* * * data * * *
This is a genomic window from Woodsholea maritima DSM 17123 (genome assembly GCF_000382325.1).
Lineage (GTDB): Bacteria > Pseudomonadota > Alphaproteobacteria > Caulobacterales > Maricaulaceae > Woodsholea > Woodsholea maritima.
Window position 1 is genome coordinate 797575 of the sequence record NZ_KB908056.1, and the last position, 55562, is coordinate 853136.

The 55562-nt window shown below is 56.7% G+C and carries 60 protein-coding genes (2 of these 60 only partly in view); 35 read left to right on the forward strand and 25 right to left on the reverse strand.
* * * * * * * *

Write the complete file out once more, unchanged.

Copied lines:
This is a genomic window from Woodsholea maritima DSM 17123 (genome assembly GCF_000382325.1).
Lineage (GTDB): Bacteria > Pseudomonadota > Alphaproteobacteria > Caulobacterales > Maricaulaceae > Woodsholea > Woodsholea maritima.
Window position 1 is genome coordinate 797575 of the sequence record NZ_KB908056.1, and the last position, 55562, is coordinate 853136.

The 55562-nt window shown below is 56.7% G+C and carries 60 protein-coding genes (2 of these 60 only partly in view); 35 read left to right on the forward strand and 25 right to left on the reverse strand.